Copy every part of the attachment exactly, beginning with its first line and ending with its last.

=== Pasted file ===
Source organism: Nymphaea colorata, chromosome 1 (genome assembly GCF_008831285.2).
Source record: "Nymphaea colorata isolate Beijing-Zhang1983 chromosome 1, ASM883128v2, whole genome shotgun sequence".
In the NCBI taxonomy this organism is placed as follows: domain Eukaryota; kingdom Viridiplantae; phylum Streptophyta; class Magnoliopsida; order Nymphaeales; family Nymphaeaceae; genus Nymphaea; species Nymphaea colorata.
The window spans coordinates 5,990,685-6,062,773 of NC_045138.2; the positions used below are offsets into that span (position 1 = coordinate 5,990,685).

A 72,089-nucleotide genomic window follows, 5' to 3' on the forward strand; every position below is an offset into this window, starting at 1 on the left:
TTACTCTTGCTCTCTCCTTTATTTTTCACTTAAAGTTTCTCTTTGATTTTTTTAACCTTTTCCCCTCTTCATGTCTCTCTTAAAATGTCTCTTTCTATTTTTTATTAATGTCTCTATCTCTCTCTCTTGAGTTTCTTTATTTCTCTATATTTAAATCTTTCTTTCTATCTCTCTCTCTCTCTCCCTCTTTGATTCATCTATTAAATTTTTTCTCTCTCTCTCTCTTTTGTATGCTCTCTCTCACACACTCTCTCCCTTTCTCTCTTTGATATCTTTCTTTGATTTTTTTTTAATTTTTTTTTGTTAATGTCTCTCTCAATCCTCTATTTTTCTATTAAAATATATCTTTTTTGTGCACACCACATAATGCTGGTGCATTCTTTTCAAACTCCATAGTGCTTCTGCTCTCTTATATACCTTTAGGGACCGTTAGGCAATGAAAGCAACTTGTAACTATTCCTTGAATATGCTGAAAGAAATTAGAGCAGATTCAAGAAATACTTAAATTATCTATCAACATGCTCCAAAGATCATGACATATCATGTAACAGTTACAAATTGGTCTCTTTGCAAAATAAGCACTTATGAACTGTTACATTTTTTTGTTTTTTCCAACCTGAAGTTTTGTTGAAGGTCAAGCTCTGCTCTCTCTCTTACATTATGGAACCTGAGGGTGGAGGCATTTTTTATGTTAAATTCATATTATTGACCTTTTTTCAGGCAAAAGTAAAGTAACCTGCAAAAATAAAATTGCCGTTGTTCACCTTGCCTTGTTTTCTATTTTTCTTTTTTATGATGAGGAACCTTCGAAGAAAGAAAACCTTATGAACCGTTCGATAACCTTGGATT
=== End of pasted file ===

Source organism: Nymphaea colorata, chromosome 1 (genome assembly GCF_008831285.2).
Source record: "Nymphaea colorata isolate Beijing-Zhang1983 chromosome 1, ASM883128v2, whole genome shotgun sequence".
In the NCBI taxonomy this organism is placed as follows: domain Eukaryota; kingdom Viridiplantae; phylum Streptophyta; class Magnoliopsida; order Nymphaeales; family Nymphaeaceae; genus Nymphaea; species Nymphaea colorata.
The window spans coordinates 5,990,685-6,062,773 of NC_045138.2; the positions used below are offsets into that span (position 1 = coordinate 5,990,685).

A 72,089-nucleotide genomic window follows, 5' to 3' on the forward strand; every position below is an offset into this window, starting at 1 on the left:
TTACTCTTGCTCTCTCCTTTATTTTTCACTTAAAGTTTCTCTTTGATTTTTTTAACCTTTTCCCCTCTTCATGTCTCTCTTAAAATGTCTCTTTCTATTTTTTATTAATGTCTCTATCTCTCTCTCTTGAGTTTCTTTATTTCTCTATATTTAAATCTTTCTTTCTATCTCTCTCTCTCTCTCCCTCTTTGATTCATCTATTAAATTTTTTCTCTCTCTCTCTCTTTTGTATGCTCTCTCTCACACACTCTCTCCCTTTCTCTCTTTGATATCTTTCTTTGATTTTTTTTTAATTTTTTTTTGTTAATGTCTCTCTCAATCCTCTATTTTTCTATTAAAATATATCTTTTTTGTGCACACCACATAATGCTGGTGCATTCTTTTCAAACTCCATAGTGCTTCTGCTCTCTTATATACCTTTAGGGACCGTTAGGCAATGAAAGCAACTTGTAACTATTCCTTGAATATGCTGAAAGAAATTAGAGCAGATTCAAGAAATACTTAAATTATCTATCAACATGCTCCAAAGATCATGACATATCATGTAACAGTTACAAATTGGTCTCTTTGCAAAATAAGCACTTATGAACTGTTACATTTTTTTGTTTTTTCCAACCTGAAGTTTTGTTGAAGGTCAAGCTCTGCTCTCTCTCTTACATTATGGAACCTGAGGGTGGAGGCATTTTTTATGTTAAATTCATATTATTGACCTTTTTTCAGGCAAAAGTAAAGTAACCTGCAAAAATAAAATTGCCGTTGTTCACCTTGCCTTGTTTTCTATTTTTCTTTTTTATGATGAGGAACCTTCGAAGAAAGAAAACCTTATGAACCGTTCGATAACCTTGGATT